The Commission on Human Rights (CHR) urged the Philippine government to rethink a proposed law that would arm firefighters, saying it would cause more harm than good.
“In extremely tense situations, such as fire in communities, bearing arms might cause more harm than good,” said CHR spokesperson Jacqueline De Guia in a statement on Friday, August 13.
The 18th Congress has ratified the amended bicameral conference committee report of the Bureau of Fire Protection (BFP) modernization bill, which has language that bill sponsor Senator Ronald “Bato” Dela Rosa himself said would arm around 2,282 firefighters.
De Guia expressed concern about a scenario of armed firemen in a middle of panic and commotion during a fire. When it comes to security of the firemen, De Guia said the fire code already allows the BFP to request assistance.
Guns will not put out fires, said De Guia, adding that budget for guns should be spent on buying more firetrucks instead, hiring more staff and building more stations.
P4 billion worth of undelivered equipment
The 2020 audit report of the BFP showed that P4.1 billion worth of supplies, materials, equipment, and infrastructure projects were not delivered at yearend, “thus depriving the agency of its immediate use which are crucial in the operation of the agency.”
These include the construction of fire stations, buying firetrucks, as well as the purchase of communications equipment.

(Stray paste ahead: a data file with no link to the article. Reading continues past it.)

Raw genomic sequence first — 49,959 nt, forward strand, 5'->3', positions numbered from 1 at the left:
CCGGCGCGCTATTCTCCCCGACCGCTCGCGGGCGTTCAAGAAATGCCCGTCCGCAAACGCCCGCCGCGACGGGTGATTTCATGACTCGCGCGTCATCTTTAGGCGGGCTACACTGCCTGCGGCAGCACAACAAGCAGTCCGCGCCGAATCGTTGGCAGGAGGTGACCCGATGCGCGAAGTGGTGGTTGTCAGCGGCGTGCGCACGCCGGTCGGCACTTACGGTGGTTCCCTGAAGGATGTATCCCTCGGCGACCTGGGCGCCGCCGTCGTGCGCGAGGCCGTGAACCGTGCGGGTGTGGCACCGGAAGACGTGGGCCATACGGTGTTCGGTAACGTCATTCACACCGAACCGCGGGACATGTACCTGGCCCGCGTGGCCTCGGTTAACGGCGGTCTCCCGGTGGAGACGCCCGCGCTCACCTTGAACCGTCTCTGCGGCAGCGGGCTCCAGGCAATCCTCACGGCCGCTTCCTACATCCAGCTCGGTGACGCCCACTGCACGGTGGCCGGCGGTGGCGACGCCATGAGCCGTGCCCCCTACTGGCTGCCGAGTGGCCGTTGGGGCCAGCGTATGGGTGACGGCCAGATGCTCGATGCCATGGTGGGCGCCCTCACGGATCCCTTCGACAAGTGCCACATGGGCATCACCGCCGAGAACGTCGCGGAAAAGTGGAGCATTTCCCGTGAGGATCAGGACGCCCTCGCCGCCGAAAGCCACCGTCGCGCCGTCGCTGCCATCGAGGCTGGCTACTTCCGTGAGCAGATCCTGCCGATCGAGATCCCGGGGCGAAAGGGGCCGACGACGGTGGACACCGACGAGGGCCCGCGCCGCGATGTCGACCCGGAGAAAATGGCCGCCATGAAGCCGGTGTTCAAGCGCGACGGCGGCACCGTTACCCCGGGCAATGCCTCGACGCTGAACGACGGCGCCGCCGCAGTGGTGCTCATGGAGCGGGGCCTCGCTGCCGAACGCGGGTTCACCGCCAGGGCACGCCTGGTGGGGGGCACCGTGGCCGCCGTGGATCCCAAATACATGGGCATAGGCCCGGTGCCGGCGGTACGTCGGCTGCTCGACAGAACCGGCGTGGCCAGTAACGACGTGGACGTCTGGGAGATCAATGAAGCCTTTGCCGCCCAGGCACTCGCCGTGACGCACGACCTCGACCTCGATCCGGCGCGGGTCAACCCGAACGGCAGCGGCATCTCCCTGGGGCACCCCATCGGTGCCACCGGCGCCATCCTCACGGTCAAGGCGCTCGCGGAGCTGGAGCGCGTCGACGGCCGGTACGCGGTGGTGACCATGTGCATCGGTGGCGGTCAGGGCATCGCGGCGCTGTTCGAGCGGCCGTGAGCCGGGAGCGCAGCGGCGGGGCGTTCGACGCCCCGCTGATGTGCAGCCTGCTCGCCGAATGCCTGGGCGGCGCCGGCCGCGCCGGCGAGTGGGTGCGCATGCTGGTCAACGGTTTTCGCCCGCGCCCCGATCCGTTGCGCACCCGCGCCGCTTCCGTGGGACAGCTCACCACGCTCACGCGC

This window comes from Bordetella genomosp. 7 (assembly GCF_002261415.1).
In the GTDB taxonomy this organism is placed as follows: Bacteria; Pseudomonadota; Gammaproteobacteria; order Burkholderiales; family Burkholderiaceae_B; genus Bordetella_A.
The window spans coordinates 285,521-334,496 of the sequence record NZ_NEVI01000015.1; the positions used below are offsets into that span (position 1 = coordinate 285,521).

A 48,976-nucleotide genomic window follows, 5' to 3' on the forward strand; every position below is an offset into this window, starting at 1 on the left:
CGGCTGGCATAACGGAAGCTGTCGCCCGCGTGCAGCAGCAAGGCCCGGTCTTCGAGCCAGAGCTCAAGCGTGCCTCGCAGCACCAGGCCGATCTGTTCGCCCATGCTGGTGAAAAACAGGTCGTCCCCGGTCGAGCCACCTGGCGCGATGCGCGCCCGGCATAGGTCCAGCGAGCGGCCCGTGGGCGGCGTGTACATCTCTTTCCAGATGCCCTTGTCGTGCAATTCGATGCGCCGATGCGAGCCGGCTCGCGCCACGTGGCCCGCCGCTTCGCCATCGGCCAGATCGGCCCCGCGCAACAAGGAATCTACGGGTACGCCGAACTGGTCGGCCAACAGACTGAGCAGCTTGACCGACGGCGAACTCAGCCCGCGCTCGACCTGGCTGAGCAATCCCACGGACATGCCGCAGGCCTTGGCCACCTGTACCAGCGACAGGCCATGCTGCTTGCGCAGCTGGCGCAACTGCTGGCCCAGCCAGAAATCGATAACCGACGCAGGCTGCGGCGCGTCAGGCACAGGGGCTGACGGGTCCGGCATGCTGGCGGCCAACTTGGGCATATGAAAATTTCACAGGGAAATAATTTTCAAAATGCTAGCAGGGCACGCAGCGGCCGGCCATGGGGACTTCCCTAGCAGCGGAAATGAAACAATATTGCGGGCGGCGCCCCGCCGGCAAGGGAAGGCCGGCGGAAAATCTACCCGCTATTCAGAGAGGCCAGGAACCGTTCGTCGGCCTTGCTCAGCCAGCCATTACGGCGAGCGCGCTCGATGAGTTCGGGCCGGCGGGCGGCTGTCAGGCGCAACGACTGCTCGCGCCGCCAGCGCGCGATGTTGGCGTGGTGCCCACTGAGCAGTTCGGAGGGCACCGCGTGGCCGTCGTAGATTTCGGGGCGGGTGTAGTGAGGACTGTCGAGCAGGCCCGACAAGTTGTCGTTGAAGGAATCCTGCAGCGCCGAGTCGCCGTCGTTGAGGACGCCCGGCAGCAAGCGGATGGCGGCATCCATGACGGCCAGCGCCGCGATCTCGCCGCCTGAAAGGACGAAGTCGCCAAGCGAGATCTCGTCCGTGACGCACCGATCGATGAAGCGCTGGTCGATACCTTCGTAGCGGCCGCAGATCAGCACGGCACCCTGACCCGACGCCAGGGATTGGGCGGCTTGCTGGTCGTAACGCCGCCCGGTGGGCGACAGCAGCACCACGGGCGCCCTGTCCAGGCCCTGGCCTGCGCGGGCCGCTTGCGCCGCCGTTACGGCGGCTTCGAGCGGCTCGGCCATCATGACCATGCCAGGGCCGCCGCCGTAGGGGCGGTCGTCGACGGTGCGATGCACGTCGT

BFP transfered P4.1 billion to government agencies, Department of Budget and Management Procurement Service (DBM-PS) and the Philippine International Trading Corporation (PITC), where they procured the items.
The audit report also showed that P763 million worth of firetrucks and other firefighting equipment procured through the DBM-PS have been undelivered for the past three to eight years.
“BFP could have maximized the utilization of funds had they procured much needed firefighters trucks, equipment, supplies, gears and even consturction of fire stations from eligible and qualified suppliers instead of transferring funds to DBM-PS and PITC without certainty of period of delivery, thus making funds idle in the custody of these two government agencies and depriving BFP of immediate use of items which are crucial in the agency’s operation,” said the BFP.
CHR’s De Guia said modernizing the BFP should always be towards improving their capacity.
“To this end, we urge the government to look deeper into the challenges of upholding this duty to find better match solutions to problems,” said De Guia.
Wording of the bill
Section 4(d) of the bicameral report establishes a Security and Protection Unit (SPU), whose task is to protect the firefighters on the field, while investigating and in other performance of their duties. The provision says the “SPU shall be provided with appropriate equipment.”
This clause was inserted at the bicam level, which the Senate initially rejected, but Dela Rosa said the House of Representatives was insistent on keeping the clause.
The compromise was to reduce the number of firefighters that can carry guns, which is now at 2,282 people who will make up the SPUs of each region and city.
“Whenever there is a fire, we really pity the firemen without security because there are a lot of people who are unruly, especially in the – I don’ t know how to properly call this – squatters’ area where houses are close together and people want the water from the firehose to be doused on their homes even if they’re not a priority yet,” Dela Rosa had said in Filipino.
President Rodrigo Duterte earlier said in one of his speeches that he would want to arm citizens to help law enforcement, but this idea was dissented to by none other than Justice Secretary Menardo Guevarra.